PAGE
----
Oil Prices Bearing the Brunt of the Corona virus

The implications of the Corona virus (COVID-19) will be heterogeneous, but oil prices will likely be lower in the medium-term

Oil prices have plummeted as the Coronavirus has intensified across much of Europe and North America. The Energy Information Agency (EIA) has revised down its global oil demand forecast, which suggests that major importers such as China as well as European countries will reduce demand for oil. The latter has followed the trend of industrial production, which has slowed as manufacturing of waxes, perfumes, dyes, shaving creams, shampoos and conditioners that rely on refined oil have been disrupted by the virus. As such, Brent and West Texas Intermediate both fell by 24.59% and 30% to $31.13 and $30 per barrel respectively on Monday, March 9th (see daily price).  Not only has the virus halted manufacturing supply chains in China, it has exacerbated the global cyclical slowdown, with both Euro Area and German industrial production plummeting in recent months.

The trend of falling industrial production is even more noticeable across all grades of fuel spanning gasoline to diesel, which also fell by 2.9% and 3.8% respectively (Fig 2).  As such, the implications for developing economies will be much more pronounced in the near term, as a weaker currency and higher interest payments will compound budget constraints. As the virus has spread across continents, oil prices will likely remain under pressure as OPEC and Russia are locked in a price war. This will cause prices to rise at a more gradual pace in the future, and lower oil demand and staling investment will have more lasting economic consequences for commodity exporters. Crude oil imports have fallen by 13.4% (Fig 2), which will cause the economy to grow at a slower pace. Furthermore, inflation will rise in developing and emerging economies as their currencies depreciate due to falling oil prices, while higher fiscal and current account deficits will lessen the impact of economic reforms agreed in the current extended credit facility agreed with the IMF. Cameroon’s three-year arrangement was approved on June 26, 2017, for Special Drawing Rights (SDR) 483 million,, with $76 million disbursement contingent on continued implementation of agreed reforms. Furthermore, the economic impact of COVID-19 will be determined on the extent to which domestic economic activity is interrupted by a lockdown as the service sector contributes 56.8% of GDP (Index mundi, 2017).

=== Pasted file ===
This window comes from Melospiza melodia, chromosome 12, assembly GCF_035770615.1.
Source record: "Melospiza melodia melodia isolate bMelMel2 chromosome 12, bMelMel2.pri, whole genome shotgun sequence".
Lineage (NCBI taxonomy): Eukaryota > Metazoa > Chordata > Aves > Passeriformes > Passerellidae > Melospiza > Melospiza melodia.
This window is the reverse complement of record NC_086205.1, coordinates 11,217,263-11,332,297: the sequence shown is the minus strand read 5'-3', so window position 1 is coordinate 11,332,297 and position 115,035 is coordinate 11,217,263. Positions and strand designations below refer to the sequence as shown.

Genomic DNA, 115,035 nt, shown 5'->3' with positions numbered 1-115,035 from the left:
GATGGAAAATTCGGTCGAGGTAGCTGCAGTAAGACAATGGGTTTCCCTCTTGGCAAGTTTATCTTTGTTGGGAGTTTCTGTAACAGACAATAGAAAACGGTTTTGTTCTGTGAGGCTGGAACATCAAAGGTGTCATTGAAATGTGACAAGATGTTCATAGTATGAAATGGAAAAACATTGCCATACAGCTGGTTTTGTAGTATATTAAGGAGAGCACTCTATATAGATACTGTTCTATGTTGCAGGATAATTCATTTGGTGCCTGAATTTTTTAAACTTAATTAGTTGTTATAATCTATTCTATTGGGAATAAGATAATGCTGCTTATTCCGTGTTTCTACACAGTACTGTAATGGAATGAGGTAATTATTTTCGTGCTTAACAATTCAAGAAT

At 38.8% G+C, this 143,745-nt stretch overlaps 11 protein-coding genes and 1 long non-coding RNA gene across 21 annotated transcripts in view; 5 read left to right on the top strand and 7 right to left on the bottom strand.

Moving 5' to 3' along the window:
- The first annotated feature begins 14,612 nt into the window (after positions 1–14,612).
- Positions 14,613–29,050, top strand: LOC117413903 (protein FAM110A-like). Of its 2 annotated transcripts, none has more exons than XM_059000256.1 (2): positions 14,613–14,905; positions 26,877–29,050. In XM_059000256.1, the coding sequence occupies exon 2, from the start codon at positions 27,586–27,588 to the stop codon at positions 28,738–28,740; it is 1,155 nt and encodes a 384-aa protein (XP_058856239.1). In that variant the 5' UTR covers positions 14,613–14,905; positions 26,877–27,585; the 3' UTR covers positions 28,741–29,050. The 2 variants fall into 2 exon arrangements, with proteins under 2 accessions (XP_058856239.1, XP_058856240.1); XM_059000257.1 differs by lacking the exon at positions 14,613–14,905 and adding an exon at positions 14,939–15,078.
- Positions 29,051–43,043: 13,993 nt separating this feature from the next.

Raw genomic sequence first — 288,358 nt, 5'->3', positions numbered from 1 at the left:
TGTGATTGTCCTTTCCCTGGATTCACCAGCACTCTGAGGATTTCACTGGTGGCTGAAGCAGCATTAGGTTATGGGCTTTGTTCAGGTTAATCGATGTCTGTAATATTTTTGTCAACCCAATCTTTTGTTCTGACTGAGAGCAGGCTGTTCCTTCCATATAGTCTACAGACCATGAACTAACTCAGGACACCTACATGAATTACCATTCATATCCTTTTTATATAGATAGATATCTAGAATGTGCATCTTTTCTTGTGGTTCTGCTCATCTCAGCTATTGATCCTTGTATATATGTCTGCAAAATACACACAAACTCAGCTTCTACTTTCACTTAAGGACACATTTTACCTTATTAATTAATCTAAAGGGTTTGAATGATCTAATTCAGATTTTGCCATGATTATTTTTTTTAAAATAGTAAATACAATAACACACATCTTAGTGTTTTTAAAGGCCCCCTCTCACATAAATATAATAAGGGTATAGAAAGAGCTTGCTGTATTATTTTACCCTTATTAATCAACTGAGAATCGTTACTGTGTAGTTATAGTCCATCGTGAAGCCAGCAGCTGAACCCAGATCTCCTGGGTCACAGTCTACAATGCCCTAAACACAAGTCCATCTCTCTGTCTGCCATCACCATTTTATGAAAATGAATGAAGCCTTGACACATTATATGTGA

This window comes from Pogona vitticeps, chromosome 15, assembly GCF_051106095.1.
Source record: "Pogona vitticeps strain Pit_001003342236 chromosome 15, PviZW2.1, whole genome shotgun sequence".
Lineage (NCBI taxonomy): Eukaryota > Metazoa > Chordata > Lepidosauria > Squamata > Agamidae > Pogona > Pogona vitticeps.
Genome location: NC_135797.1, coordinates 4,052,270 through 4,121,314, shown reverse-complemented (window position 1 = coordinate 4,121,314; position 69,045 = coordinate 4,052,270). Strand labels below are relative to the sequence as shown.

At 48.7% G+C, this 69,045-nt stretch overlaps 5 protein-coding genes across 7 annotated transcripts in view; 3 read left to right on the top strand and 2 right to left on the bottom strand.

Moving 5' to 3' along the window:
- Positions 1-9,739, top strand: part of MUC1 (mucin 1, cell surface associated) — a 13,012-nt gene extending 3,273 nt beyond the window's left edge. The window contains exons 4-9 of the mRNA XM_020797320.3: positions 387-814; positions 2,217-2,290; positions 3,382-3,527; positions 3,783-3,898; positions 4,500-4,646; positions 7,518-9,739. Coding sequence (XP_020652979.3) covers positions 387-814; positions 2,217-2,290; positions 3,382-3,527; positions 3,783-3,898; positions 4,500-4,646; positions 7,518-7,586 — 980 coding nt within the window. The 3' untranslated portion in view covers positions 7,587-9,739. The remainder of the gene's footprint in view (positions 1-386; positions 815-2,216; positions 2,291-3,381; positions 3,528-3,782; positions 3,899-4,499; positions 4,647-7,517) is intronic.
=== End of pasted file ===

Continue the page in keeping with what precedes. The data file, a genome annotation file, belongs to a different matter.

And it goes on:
Even as global oil prices have fallen to historic lows, the economic impact of COVID-19 will be more heterogeneous as a pharmaceutical company in Japan is currently producing vaccines from antibodies; an approach first used in China (Herper and Feuerstein, 2020). As such, deferred spending in China could reduce the adverse impacts of the virus, while a recovery in manufacturing activity will increase demand for oil over the medium term. I modelled the impact of falling oil demand, increased supply from OPEC and Russia as well as a severe and more benign outcome from the Corona Virus. In the event where viral infections increased across Africa, North America and Europe, lower consumer demand, a faltering service sector and the absence of an OPEC + Russia agreement on output restrictions, o will see oil prices trade lower for much of Q2, before ending 2020 at $56/bl.

Another scenario could see oil prices receiver slightly, with negative spillovers lessened by demand-switching to China